Turtle Shell Changes

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snoopy
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My turtle\'s shell has changed recently. It is hard, but it looks whitish around the edges. It is a Missippi map turtle, and I know that are more prone to shell problems than res, so I am worried. Some scutes are also lifting off, (but at first I thought that was just normal shedding, since they are clear in color.) She basks often under her heat lamp. She is in a tank with water about 78 degrees. There is a filter, the water is changed often, she has a UVB light, cuttlebone and a \"Dr. Turtle\" sulfa block. She eats reptomin sticks, calcium and D3 enriched pellets and some occasional cooked, shredded shrimp. She eats in a separate container to keep her tank clean.

Should I go to a dry tank, or is this just normal. Her shell is still hard. It is the shedding and color I am concerned about!

Thank you!!
snoopy
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Oh, another question:
Does anynoe have any experience with betadine vs sulfa soak. I am thinking of beginning treatment as if it is shell rot of some kind. Which one is better to use?
snoopy
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Please, someone respond, I am very concerned.
InvisableMarker
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I have the same problem with my friends RES and no ones seems to answer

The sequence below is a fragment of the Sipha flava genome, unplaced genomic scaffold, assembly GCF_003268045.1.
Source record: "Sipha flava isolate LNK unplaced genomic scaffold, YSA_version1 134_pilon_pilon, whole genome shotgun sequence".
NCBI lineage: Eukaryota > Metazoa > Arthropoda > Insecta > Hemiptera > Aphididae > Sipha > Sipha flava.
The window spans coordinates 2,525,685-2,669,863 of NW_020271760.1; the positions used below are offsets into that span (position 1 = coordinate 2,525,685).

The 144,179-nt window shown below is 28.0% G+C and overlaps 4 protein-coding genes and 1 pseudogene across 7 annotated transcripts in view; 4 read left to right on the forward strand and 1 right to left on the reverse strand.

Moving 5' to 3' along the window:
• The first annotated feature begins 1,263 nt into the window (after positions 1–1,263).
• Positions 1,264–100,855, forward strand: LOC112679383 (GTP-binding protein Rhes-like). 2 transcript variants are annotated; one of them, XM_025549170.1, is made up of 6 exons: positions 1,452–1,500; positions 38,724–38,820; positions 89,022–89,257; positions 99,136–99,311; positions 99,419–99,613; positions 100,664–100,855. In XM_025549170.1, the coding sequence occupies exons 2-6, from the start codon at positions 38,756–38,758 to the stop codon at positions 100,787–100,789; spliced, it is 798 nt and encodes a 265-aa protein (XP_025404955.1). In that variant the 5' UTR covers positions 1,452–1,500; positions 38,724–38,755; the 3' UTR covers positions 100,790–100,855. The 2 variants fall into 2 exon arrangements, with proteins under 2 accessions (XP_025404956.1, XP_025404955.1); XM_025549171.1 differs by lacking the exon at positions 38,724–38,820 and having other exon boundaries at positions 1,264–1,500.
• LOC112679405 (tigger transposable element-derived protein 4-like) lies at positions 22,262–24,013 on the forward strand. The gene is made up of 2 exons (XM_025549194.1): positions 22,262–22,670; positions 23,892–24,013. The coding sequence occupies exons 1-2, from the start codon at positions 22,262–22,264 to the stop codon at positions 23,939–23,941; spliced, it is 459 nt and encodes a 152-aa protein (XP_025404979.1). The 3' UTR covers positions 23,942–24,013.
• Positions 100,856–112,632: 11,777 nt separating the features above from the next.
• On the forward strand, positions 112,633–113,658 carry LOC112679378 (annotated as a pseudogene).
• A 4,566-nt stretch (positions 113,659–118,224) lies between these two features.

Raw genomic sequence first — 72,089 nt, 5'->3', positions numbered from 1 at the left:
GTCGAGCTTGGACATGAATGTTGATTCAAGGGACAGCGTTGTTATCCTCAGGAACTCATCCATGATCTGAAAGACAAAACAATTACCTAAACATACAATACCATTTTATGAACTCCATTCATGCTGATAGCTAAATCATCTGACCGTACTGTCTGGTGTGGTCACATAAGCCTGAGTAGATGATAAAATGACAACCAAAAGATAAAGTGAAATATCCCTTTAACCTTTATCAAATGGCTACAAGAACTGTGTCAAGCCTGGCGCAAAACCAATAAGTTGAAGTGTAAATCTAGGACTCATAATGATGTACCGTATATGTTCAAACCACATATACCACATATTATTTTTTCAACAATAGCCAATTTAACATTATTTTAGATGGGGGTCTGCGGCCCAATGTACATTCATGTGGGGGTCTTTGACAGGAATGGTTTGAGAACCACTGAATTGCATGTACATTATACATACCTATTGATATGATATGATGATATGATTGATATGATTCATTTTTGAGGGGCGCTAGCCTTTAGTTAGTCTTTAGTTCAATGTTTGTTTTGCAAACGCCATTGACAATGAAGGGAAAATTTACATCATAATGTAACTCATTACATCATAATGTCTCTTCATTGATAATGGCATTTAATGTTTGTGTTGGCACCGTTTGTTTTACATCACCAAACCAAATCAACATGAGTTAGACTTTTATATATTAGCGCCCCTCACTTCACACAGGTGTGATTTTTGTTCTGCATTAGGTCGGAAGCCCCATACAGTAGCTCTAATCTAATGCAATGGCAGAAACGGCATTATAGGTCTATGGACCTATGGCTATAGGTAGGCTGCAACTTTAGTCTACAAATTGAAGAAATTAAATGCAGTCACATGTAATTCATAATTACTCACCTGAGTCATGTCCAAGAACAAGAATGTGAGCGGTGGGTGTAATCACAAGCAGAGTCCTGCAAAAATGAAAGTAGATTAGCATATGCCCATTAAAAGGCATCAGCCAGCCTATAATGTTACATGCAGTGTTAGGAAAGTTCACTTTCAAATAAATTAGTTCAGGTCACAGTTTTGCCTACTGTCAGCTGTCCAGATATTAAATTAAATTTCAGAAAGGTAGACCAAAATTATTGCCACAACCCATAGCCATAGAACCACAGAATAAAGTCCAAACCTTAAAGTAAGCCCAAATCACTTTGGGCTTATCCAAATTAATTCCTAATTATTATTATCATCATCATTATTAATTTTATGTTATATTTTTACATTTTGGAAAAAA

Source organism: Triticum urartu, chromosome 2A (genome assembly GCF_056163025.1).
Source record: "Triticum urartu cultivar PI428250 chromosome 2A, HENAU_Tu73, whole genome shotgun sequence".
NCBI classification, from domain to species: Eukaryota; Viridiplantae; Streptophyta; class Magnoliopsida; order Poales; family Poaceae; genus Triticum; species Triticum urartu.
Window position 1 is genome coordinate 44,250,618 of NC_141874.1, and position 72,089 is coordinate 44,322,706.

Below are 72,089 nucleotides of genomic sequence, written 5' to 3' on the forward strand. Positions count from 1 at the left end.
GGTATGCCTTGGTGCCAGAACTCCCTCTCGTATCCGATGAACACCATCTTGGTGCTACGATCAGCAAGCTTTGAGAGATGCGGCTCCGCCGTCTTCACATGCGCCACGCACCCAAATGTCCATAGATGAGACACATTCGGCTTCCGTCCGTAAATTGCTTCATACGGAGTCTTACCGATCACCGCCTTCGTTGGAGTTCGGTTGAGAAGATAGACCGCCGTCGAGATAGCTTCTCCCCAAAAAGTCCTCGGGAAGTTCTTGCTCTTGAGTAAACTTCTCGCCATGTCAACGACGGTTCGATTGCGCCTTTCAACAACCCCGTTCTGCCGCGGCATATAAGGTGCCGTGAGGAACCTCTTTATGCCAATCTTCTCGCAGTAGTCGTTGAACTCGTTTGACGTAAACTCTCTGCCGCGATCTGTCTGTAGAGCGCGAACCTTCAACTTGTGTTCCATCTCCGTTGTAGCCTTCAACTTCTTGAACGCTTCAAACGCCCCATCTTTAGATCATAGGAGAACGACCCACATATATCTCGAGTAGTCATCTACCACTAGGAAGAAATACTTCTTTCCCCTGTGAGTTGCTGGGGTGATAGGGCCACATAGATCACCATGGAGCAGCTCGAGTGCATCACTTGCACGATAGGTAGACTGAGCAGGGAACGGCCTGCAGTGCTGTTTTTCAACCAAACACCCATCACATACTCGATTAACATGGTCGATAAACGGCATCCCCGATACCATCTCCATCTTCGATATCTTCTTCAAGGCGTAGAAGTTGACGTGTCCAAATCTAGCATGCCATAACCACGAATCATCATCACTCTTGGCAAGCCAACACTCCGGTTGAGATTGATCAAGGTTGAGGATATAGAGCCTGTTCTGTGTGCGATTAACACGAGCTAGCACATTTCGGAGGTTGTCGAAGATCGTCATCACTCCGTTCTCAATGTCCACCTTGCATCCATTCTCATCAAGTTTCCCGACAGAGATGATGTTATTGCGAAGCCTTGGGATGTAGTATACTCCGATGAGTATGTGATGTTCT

l8or g8or
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I am not an expert by any means. You are doing all the right things that\'s for sure - great! I will look in my books today and see what I can find out. Can you see this when your turtle is wet or just when it is basking?
deesygirl
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Here is some information that I found. Hope it helps.


II: Unusual Shell Coloration, White Patches, Fuzzy Stuff, Shell Rot:

These symptoms are usually the case of fungal infections. Cause of it can also be of either inadequate lighting, lack of Vitamin A, and usually, poor water quality. Both fungal infections and shell rot are fatal if not treated and the key factors lie in the lighting, and water quality.

Fix the Problem: Make sure to always have good water conditions in the tank, and that are providing proper lighting. Keep regulated water changes and a good filtration system. Be sure Vitamin A rich foods are being fed.

Treatment: There are several treatments that one can use to treat shell problems of any sort. Here are some of the most popular and effective ones:

A: Salty Bath: Give the turtle a 30 minute bath of salty warm water each day. Recommended Salt is aquarium salt. Soak the turtle in the salty water, but make sure to keep its head above the water. Salt may cause some minor eye irritation if it gets through. Scrub the shell lightly with a toothbrush in infected areas. Afterwards, allow the turtle to dry. Apply shell ointment of choice to infected areas (my recommendation is Tetra\'s Vita Shell cream).

B: Nolvasan, Betadine, and Iodine: All 3 are antiseptic solutions used to treat cuts, burns, scrapes, animal infections, and so forth. Nolvasan usually used in many animal clinic to help disinfect, and Betadine sold in Drug Stores which is used to help treat and disinfect cuts and scrapes. These solutions make healing process of shell problems much quicker, so they are worth the effort to find them and use them.